The courts are uniquely positioned to help struggling individuals find a path to lifelong recovery.
Over the last few years, the Kentucky Court of Justice has changed its approach to the state's escalating drug epidemic with the goal of moving toward a recovery-oriented system of care. Through educational programs and new processes, judges, circuit court clerks and court personnel have improved their understanding of substance use disorders and begun applying best court practices to drug-related cases.
As part of this effort, the KCOJ wanted to measure its readiness to give individuals access to the treatment and services they need. Thanks to a grant from the State Justice Institute, the court system was able to collaborate with the Crime and Justice Institute to examine its ability to adopt a recovery-oriented model.
The result was the report
Recovery-Oriented Systems of Care: Needs and Opportunities for Kentucky's Court System.
Among the recommendations in the report are the following:
• Convene a working group to develop a vision, goals, values and key definitions.
• Form a statewide steering committee to address the gaps between Kentucky’s current system and the system outlined by the working group.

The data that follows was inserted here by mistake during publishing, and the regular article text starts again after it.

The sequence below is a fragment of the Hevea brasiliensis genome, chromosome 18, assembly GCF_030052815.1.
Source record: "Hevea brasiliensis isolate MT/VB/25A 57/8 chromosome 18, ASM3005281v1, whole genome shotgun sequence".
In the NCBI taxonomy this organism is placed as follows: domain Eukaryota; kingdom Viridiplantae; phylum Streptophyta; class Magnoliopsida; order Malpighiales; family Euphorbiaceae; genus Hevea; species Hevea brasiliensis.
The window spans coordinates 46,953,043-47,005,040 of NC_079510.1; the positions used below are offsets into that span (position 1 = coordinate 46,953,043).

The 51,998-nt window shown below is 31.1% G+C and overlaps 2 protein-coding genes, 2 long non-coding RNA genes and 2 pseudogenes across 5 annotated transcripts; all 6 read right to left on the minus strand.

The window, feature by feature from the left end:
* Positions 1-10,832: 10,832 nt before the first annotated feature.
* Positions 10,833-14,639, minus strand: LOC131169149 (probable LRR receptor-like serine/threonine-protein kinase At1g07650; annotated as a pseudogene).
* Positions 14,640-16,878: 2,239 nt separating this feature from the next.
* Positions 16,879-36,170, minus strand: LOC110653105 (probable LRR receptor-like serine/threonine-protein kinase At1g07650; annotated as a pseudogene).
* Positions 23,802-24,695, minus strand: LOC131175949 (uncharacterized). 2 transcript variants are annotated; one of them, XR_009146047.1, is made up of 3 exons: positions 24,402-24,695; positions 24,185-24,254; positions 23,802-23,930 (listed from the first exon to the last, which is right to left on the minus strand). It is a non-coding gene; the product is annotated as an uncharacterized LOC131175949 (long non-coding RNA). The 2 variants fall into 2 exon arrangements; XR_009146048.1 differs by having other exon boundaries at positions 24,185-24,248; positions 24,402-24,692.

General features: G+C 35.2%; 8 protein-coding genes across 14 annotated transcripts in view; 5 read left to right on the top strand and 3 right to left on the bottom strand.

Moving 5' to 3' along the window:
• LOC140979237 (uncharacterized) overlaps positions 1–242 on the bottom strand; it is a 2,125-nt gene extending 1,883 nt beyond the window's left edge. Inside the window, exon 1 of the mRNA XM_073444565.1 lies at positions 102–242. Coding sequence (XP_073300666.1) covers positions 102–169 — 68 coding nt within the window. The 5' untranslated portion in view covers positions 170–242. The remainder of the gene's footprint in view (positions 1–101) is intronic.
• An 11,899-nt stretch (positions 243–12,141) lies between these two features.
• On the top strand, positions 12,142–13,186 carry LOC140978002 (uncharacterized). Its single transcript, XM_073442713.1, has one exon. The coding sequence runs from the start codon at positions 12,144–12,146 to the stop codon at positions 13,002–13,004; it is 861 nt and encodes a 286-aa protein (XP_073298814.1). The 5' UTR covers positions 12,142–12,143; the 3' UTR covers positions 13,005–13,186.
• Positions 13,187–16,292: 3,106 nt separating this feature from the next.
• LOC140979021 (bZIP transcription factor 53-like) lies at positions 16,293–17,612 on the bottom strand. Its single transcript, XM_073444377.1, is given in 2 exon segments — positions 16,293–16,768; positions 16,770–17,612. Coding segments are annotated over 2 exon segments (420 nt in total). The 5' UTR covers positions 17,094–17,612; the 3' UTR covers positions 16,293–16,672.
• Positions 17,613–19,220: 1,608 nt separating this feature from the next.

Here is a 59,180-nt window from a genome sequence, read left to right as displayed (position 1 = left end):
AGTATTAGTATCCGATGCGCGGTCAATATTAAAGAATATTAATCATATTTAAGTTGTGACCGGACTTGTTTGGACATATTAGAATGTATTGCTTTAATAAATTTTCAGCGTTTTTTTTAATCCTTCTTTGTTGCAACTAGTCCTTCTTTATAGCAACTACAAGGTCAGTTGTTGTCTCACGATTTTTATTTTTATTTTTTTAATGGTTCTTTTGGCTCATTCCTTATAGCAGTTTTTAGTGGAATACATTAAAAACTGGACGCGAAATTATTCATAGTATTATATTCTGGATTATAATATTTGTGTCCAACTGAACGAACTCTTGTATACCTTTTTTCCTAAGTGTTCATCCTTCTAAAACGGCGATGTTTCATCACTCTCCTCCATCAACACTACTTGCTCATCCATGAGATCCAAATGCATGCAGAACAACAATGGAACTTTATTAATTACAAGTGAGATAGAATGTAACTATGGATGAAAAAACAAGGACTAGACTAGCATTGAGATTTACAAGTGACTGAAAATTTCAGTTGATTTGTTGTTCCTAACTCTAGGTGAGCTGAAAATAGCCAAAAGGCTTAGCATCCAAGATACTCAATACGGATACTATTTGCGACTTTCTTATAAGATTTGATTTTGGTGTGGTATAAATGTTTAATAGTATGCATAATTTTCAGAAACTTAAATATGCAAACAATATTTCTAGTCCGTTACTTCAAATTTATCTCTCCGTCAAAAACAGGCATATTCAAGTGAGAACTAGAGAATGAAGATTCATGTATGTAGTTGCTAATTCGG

• Identify key areas of the state to pilot local Recovery-Oriented System of Care efforts.
The Administrative Office of the Courts appointed the
Leadership Team as the working group. The team, which is made up of Circuit, Family and District Court judges and a circuit court clerk, put together this report:
Setting the Direction for Kentucky’s Recovery-Oriented System of Care
. The report establishes a framework for implementing Kentucky’s Recovery-Oriented System of Care. It also outlines plans for supporting and promoting recovery in mental health and substance use through the courts, including the creation of the Kentucky Judicial Commission on Mental Health. The Supreme Court launched the commission in August 2022.
We encourage you to join us in promoting recovery for the individuals, families and communities impacted by mental health and substance use disorders.